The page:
Fairy tales for the Yuletide season!

Sunday, July 27, 2008

Reading Newt and Cuckoo

Copyright FairyTaleChannel.org(Please read, enjoy, link to or pass this article on to friends. Please do not plagiarize, copy or pilfer. Thanks!)

The Cuckoo
No other bird in European mythology is more generally associated with the gift of prophecy than the cuckoo. Its loud cry is often awaited in spring in the freshly sprouting leaves of the forest canopy. An old song describes a dispute between spring and winter, both claiming the cuckoo as its own. But the cuckoo’s call heralds the dearest time of year, namely spring, and according to folk belief, whoever hears the cuckoo’s cry first can inquire of the bird how long he will live. Children in Switzerland call out “Cuckoo (Gugger), how long shall I live?” The caller must then listen and count the number of times the cuckoo calls in response and that will be the number of years left to live. It was said the bird was an enchanted baker or miller and that is why its feathers were dusted with flour. But it is bad luck to hear the cuckoo call after St. John’s Day (summer solstice) for then it foretells hard times. It was believed that the bird was never heard to call before April 3rd and never after St. John’s Day. But it was impossible for the cuckoo to call until he had eaten another bird’s egg. The direction from which the bird called was also significant. To hear its call from the north forebode sadness, but from the east or west meant the greatest fortune. When his call was first heard in spring it was important to have money in your purse for then a year of plenty lay ahead. But if you had no money you would suffer want and hunger the entire year. Because the cuckoo was rarely heard calling after the summer solstice, it was a common belief that it turned into a hawk or bird of prey for the remainder of the year.
The cuckoo is commonly associated with marriage and allegedly could foretell the number of children a person would have. According to Serbian folk tradition, after her brother’s death a young maiden was transformed into a cuckoo; her mournful call gave voice to the sadness and despair of her loss. In the Latvian folk tale below it is the wife, who mourning the loss of her husband, transforms herself into a cuckoo. The cuckoo’s call reputedly alerted a husband to an unfaithful wife. The word cuckold is based on the bird’s behavior of placing its eggs in another bird’s nest for care. Thus the cuckoo’s call was not a welcome sound to a married man.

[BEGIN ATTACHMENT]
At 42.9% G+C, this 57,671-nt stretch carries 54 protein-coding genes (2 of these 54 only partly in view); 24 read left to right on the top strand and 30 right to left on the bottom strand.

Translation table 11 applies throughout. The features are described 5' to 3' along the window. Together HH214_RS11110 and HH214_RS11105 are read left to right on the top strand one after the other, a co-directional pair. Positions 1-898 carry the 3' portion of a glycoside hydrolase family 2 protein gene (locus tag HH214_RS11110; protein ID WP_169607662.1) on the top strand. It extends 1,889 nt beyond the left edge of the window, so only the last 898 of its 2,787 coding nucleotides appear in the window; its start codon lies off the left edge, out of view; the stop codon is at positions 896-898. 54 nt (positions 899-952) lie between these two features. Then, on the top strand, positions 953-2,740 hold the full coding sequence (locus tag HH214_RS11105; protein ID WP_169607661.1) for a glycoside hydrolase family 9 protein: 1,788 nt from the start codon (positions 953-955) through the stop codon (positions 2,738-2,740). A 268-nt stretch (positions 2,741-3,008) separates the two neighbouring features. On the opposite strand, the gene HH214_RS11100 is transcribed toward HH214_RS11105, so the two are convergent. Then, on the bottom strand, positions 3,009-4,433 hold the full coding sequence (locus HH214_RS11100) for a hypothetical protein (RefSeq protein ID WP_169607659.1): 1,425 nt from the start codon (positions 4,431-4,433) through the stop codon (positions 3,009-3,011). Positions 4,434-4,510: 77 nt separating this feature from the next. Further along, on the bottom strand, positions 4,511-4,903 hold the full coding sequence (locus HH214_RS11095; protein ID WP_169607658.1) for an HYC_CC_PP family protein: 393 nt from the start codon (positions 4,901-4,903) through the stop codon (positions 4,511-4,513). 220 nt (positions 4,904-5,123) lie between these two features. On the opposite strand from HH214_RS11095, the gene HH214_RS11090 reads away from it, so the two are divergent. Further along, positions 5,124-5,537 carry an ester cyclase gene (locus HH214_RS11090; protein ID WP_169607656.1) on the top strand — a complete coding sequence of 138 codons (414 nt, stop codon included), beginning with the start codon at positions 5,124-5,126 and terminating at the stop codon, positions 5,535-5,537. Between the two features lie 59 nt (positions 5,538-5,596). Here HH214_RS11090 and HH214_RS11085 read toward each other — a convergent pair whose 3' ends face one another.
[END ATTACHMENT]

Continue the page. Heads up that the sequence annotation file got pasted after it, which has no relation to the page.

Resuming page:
1 comment:

Anonymous said...

Very nicely narrated.
Coincidently here in India too we have similar kind of folktale associated with the cukoo.
Its like this:


Once there was a mother cuckoo who lived with her daughter and son cuckoo.She had brought some delicious nuts and told her children not to eat them until their father comes.But the daughter cuckoo was very naughty, she hid the nuts and told her mother that the son (her brother) has eaten all the nuts. This made mother cuckoo very angry so she poked her beak on the son;s head thereby killing him. Later on the daughter told that she had lied, the mother cuckoo was very upset. From that day onwards mother cuckoo started scolding her daughter loudly and cried for her son.


Vandana